One of my online writing friends came to visit today. It was our first chance to meet face-to-face after corresponding for three years. Fun times. Actually all of us on the team had friends or family visit this evening.
Day Seven – Monday, 9-21-15
Another gorgeous morning – in a long string of beautiful weather. We sure picked the right time of year to be here!
An interesting day. First visitors were from London, UK, and later some from Winnipeg, Manitoba. Then a keeper from Passage Island and Rock of Ages in Lake Superior. What fun to chat with him.
It was 2 o’clock before I even knew it – and before I had chance for a break.
I feel like I’m beginning to understand the process of closing out the cash register. We were one penny off.
State park ranger, fire and rescue paramedics, and ambulance all showed up in our yard responding to a medical emergency call during the evening. Turns out all is well.
Finished out our first week with a campfire out on the dunes.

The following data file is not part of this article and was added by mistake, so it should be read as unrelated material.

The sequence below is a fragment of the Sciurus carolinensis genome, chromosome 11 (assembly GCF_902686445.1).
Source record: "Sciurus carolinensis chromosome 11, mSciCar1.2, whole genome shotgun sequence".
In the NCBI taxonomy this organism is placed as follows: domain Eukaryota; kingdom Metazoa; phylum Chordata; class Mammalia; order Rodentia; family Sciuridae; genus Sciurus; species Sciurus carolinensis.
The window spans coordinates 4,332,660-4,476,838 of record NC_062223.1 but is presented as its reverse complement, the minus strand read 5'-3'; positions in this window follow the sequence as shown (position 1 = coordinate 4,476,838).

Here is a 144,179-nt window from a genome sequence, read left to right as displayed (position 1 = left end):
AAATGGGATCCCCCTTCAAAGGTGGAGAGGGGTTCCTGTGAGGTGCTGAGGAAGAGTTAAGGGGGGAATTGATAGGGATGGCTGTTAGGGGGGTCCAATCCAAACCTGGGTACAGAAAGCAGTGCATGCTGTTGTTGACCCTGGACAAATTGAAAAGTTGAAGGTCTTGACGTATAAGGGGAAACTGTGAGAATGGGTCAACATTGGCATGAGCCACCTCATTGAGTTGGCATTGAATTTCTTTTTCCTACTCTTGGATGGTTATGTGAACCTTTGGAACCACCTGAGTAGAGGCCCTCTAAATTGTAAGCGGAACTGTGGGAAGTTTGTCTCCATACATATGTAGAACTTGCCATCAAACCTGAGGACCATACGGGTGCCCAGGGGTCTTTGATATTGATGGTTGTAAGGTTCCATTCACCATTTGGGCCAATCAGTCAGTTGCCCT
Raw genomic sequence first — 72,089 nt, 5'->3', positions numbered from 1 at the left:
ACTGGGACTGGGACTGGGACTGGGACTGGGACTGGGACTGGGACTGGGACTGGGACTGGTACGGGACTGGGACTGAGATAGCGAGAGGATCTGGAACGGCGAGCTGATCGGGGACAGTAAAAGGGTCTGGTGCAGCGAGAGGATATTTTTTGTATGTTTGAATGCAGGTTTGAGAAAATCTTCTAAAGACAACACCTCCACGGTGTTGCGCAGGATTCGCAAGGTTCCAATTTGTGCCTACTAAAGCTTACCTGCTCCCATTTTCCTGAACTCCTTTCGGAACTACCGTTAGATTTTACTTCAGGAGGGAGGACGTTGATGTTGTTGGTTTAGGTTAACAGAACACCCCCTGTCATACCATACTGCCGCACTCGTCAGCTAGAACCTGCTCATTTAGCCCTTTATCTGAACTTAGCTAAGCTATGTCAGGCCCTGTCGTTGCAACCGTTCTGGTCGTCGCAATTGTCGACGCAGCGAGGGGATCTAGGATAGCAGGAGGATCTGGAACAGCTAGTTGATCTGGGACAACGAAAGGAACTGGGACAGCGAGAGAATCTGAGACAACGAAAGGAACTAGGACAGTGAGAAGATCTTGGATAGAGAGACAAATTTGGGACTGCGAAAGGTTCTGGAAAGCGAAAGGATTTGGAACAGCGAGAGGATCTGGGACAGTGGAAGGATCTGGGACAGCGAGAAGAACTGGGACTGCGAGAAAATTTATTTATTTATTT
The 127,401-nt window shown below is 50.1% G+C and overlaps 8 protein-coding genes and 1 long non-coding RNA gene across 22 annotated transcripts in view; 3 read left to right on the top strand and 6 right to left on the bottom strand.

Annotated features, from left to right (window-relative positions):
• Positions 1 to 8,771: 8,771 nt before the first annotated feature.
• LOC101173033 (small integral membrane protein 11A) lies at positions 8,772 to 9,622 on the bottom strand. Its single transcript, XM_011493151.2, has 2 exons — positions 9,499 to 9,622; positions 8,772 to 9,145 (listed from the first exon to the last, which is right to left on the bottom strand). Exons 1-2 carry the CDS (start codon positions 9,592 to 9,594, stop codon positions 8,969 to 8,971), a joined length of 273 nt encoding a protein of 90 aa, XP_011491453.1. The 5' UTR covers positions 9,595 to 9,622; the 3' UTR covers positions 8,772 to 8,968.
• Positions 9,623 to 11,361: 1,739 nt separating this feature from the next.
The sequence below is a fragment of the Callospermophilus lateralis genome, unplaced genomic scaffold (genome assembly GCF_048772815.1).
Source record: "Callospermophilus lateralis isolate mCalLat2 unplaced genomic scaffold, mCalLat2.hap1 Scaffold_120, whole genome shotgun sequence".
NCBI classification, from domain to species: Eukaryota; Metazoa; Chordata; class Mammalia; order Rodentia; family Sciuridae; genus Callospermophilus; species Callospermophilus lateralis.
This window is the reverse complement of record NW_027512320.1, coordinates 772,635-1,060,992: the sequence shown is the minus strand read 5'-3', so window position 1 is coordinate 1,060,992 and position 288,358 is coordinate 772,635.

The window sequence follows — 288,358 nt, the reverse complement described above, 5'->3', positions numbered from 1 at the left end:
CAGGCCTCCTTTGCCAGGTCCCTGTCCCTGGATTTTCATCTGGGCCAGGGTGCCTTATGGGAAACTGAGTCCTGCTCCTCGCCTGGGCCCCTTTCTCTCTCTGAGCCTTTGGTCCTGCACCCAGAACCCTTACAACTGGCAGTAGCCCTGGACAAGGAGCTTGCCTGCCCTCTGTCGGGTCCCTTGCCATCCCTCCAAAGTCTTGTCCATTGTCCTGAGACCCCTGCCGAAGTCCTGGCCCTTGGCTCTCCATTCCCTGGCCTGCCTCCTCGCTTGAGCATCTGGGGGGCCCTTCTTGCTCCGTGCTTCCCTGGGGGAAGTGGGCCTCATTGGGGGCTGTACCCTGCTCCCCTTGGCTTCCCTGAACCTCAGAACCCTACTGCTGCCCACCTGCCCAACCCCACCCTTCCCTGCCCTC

After four years on the market, we have finally sold our houses and property. We’ve been working on the downsizing for about as long, so we have said “Good-bye” to a lot of things. We have parted with lawn mowers, construction machinery, sporting gear, household furnishings and personal keepsakes. It’s been a monumental process.
But here’s the other side of it. We are saying “Hello” to a lot of things too.
While we are saying “Good-bye” to the snow shovel and the windshield scraper, we are saying “Hello” to flip flops and beach towels. Not a bad trade-off, I’m thinking.
When you move in a given direction, you move away from one thing and toward the next thing, and it’s the moving toward that is the fun part for us at this juncture. We are moving into the RV as a lifestyle now, so while we are saying farewell to a spacious kitchen and a nicely organized workshop where the tools can be laid out all the time, we will shift to outdoor living, dining outside on lawn chairs, and I’ll have only the most essential tools in the traveling toolbox.
There’s good and bad in everything, and this is no different. But we are very nearly done with the hard part, the downsizing and parting with old favorite worn-out sweaters and no-longer-used kids toys and two wheelbarrows and three ladders. We are not planning to own property again while we are well and able enough to travel. Maybe later when we are too decrepit to move and climb into the cab of the pickup.